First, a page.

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Music / Low (David Bowie Album)

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"Sometimes, you get so lonely..."

"Two sides of Bowie you've never heard before."
Tagline from the album's advertising campaign.

Low is the eleventh studio album by David Bowie, released in early 1977 through RCA Records. It is the first of his "Berlin Trilogy", a Thematic Series that also comprises its two follow-ups: "Heroes" from late 1977 and Lodger from 1979 (despite this, most of the album was actually recorded in France).

Having recently become embroiled in controversy after getting Lost in Character as the Thin White Duke and making a number of pro-fascist statements on live TV, Bowie realized just how deeply his state of mind had been damaged by his cocaine addiction, and retreated to Europe with personal friend and fellow junkie Iggy Pop to rehabilitate, bouncing from Switzerland to France to West Berlin. While there, he became interested in Krautrock musicians such as Kraftwerk and Neu! as well as the works of Brian Eno (later a major contributor to the album; he and Bowie had already been communicating on and off since 1973).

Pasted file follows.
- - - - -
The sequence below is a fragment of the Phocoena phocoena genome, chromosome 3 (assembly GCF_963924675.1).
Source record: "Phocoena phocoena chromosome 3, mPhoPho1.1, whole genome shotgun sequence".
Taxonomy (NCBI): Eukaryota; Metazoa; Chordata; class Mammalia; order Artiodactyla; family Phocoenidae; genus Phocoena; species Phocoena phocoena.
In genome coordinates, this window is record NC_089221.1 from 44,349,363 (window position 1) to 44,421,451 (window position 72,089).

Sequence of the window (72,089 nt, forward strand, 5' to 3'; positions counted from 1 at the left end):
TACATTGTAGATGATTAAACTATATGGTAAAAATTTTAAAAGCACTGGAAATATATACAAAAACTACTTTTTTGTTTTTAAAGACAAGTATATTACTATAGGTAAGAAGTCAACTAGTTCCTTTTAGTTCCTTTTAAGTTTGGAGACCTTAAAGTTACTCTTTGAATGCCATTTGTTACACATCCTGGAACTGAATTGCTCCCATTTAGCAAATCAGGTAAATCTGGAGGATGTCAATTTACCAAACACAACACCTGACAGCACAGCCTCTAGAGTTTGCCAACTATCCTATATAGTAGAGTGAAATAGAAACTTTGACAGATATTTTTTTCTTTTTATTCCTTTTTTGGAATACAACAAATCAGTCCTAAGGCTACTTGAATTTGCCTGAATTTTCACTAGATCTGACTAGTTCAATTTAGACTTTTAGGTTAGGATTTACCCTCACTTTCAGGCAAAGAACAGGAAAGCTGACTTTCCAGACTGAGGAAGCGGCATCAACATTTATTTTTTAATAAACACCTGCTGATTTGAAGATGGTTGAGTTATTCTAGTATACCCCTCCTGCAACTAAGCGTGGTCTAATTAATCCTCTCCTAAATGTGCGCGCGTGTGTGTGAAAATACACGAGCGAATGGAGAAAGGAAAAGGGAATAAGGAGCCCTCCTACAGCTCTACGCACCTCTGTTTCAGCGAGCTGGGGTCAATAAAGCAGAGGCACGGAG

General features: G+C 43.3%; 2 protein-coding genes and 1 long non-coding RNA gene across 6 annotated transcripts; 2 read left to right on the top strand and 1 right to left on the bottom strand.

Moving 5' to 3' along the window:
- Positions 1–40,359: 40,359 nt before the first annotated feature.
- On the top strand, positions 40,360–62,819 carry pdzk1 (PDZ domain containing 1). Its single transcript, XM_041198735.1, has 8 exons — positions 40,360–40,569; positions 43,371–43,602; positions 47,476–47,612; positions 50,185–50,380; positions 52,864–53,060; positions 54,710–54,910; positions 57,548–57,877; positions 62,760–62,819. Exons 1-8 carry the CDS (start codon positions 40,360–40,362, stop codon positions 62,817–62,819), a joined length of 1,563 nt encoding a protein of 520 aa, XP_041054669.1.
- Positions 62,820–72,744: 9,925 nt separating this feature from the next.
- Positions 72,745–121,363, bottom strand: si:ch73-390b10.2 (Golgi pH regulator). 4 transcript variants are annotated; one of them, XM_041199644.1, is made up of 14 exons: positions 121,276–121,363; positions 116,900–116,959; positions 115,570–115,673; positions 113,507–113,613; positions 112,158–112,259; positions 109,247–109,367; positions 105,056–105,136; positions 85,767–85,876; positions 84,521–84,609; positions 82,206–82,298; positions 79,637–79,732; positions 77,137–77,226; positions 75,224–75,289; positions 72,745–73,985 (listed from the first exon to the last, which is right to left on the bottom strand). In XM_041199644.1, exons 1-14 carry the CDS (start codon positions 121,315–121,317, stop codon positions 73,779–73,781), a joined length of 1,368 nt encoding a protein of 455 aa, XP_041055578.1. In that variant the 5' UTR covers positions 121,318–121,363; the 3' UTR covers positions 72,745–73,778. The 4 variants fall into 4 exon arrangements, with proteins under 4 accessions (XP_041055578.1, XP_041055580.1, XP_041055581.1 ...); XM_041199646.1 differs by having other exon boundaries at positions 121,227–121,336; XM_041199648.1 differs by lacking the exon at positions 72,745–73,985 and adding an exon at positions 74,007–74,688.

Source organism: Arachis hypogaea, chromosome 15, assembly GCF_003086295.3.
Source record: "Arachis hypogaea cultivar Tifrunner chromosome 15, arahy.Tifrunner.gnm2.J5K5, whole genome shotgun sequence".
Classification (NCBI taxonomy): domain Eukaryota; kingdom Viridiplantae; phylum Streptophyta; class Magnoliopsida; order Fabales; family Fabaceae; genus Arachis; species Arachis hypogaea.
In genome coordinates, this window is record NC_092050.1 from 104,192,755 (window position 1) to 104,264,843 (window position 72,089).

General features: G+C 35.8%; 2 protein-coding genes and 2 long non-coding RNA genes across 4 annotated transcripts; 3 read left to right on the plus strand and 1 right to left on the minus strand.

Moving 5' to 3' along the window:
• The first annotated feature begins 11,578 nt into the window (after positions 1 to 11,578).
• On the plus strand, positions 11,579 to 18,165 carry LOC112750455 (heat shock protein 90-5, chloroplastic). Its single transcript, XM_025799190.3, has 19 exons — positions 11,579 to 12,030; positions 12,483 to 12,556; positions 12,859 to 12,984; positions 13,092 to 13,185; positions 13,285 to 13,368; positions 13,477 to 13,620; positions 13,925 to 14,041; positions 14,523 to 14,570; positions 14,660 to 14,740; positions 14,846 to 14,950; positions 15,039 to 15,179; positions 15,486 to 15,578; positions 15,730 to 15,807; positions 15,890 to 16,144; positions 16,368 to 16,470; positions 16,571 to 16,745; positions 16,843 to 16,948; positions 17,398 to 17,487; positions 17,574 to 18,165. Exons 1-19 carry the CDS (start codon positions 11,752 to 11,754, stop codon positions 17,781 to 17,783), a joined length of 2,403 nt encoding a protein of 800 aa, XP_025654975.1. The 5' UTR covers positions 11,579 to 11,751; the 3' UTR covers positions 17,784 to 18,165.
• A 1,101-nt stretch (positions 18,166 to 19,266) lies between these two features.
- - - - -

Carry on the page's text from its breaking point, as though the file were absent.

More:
Bowie had already incorporated elements of these influences to Station to Station, but began to dive more deeply into them here, first probing their potential while producing Pop's The Idiot before using these elements for his own songs (The Idiot would end up releasing after Low, allegedly because Bowie didn't want to look like he was imitating Pop). However, unlike The Idiot, which took an aggressive industrial approach, Low would be far more minimalist, ethereal, and instrumental-centric, owed in part to the turmoil of the rehabilitation process and the collapse of his first marriage; he would ultimately divorce in 1980.